My oldest grandchild is about to turn thirteen this Sunday. I remember very clearly my thirteenth birthday, and I know I felt very grown up. How can that sweet grandbaby of mine feel that way when she’s not supposed to be anywhere near grown up yet? In three short years she will be driving a car and maybe even…aaarrrgggghhhhh…dating boys, those nasty little beasties!
My granddaughter, H., is one of the sweetest, most gentle spirits I know. However, I have to tell you that when she was younger, she was something of a pickle. A phone conversation we had when she was only three gives deep insight into her early years. The first words out of her mouth were, “Mimi, I made bad choices today.” Her transgressions, though grievous to her mother, were actually quite humorous to her grandmother.
My son Ben told the story of one of his visits to her house one summer when she was four. A neighbor mommy had given both of them a popsicle. After wolfing down hers, H. turned her eyes on Ben’s half-eaten one. “Uncle Ben, can I have a taste of your popsicle?” The unsuspecting Ben readily complied, only to be relieved of the burden of finishing the treat. “H.,” he said, “that’s my popsicle. Don’t you like to share?” She sweetly looked up at him and said, “Sometimes I do.” There was a pause as she thoughtfully took another bite. “And sometimes I don’t,” she continued as she devoured the rest.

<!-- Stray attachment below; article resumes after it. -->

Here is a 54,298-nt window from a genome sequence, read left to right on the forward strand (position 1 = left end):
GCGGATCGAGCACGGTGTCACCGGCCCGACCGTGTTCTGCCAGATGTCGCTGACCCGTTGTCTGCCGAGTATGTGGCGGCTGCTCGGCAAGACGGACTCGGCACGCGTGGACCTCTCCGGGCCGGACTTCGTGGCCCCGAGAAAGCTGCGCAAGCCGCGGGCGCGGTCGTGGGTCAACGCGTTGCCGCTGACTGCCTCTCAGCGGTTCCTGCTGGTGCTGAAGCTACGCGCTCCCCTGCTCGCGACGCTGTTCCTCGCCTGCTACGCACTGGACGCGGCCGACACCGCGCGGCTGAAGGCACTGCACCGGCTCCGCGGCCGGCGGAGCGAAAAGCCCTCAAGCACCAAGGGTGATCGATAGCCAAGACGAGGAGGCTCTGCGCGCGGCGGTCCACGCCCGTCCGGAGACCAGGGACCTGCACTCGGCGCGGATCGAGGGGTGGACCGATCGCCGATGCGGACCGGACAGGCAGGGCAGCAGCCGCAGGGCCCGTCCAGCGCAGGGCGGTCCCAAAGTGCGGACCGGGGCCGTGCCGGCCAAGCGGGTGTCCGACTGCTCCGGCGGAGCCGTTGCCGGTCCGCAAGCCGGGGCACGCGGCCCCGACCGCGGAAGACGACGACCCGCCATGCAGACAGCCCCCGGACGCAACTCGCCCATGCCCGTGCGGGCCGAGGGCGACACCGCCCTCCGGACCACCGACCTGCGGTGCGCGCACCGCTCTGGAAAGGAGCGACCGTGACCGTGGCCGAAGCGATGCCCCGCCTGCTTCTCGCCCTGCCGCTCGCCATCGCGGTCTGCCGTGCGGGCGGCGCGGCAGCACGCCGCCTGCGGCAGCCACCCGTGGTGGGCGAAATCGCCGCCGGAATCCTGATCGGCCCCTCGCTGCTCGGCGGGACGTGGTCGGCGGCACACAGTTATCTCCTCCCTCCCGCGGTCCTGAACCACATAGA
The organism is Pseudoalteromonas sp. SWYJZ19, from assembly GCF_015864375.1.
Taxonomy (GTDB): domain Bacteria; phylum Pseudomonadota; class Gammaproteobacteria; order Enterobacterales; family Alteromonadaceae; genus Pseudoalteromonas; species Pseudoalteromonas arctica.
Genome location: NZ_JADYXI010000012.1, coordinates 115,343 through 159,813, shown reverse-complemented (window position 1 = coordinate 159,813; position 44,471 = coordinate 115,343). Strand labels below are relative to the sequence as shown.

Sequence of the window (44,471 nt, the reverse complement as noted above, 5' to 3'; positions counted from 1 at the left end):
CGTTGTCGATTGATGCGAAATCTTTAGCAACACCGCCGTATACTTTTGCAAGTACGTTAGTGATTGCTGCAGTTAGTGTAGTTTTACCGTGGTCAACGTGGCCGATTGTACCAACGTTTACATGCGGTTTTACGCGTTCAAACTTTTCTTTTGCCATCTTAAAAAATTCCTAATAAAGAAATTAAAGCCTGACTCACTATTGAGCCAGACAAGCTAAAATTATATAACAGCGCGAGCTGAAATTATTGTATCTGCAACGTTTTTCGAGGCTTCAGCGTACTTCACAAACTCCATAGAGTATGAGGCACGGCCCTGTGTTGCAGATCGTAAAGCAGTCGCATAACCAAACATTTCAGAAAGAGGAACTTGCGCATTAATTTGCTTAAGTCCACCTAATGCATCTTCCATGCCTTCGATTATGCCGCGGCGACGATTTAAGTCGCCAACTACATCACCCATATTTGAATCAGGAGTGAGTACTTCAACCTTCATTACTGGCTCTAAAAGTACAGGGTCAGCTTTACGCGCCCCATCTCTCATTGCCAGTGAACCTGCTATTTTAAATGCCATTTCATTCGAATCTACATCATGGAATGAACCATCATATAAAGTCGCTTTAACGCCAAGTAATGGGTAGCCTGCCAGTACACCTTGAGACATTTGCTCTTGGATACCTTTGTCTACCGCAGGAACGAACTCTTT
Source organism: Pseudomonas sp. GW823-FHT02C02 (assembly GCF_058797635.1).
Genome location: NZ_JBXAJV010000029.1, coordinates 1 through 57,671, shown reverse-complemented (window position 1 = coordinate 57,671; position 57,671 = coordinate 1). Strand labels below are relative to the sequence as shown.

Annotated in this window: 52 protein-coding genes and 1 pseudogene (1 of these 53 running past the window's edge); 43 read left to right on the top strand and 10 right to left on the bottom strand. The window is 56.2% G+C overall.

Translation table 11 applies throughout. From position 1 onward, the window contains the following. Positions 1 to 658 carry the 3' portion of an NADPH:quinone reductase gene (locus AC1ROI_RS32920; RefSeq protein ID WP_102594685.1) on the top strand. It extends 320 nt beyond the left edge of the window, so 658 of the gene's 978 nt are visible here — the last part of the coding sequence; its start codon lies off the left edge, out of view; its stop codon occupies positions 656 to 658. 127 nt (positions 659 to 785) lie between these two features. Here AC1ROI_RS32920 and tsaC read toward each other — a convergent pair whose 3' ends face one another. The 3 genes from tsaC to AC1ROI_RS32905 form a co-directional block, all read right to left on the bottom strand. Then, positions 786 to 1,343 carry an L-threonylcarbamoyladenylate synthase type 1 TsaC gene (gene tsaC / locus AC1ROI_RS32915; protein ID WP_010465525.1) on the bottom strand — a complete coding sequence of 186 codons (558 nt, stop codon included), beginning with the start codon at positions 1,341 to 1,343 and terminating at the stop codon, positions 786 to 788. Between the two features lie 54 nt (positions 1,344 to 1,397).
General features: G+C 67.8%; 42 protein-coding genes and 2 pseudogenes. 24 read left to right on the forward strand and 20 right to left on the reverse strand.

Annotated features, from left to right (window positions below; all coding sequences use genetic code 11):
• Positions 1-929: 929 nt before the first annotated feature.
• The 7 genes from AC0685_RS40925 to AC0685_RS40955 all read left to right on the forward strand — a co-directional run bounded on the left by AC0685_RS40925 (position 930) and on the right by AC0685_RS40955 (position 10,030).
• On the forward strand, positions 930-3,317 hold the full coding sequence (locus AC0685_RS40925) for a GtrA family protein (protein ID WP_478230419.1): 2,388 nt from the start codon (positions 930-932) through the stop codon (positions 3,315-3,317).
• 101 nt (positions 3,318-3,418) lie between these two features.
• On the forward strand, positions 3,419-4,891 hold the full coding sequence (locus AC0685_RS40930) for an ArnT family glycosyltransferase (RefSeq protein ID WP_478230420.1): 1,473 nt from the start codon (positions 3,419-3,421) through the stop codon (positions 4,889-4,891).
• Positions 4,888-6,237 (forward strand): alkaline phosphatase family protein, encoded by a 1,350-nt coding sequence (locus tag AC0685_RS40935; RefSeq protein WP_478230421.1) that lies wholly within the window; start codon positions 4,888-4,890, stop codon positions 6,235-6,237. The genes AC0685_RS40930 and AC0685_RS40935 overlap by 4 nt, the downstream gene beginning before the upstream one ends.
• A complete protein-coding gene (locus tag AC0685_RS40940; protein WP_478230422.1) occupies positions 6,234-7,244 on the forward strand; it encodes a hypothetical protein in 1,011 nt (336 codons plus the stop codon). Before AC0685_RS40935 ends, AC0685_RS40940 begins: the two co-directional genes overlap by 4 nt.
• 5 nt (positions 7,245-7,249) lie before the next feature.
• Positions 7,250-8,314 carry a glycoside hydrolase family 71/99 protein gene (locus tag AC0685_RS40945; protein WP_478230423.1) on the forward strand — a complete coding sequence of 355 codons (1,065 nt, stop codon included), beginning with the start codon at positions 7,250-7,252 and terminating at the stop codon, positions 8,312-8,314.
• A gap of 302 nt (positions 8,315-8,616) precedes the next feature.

When I told my daughter Ben’s story, since he had not shared it with her, she started laughing and shared a similar story that had just occurred. The previous day my daughter had invited a friend over for lunch. My daughter was in the kitchen while her friend was in the living room with my granddaughter. My daughter called H. into the kitchen to help with something. H. ignored the summons though it was obvious H. had heard it. The friend said to her, “H., your mother just called you. Don’t you have to mind your mother when she tells you to do something?”
H.’s reply was, “Sometimes I do…and sometimes I don’t.” What H. hadn’t counted on was that my daughter had heard every word, and H.’s behind was stinging before her words had ceased to ring in the air.
Now, you may wonder why I’m remembering these incidents that happened so long ago as my beautiful H. is nearing a milestone. It’s because I need to hold onto those moments to remind me that she really was little once. She wasn’t always this poised, responsible teenager. That little pickle is now a beautiful young woman who will brighten this world wherever she goes. I know, because she brightens the heart of this grandma. Happy birthday, Angel May.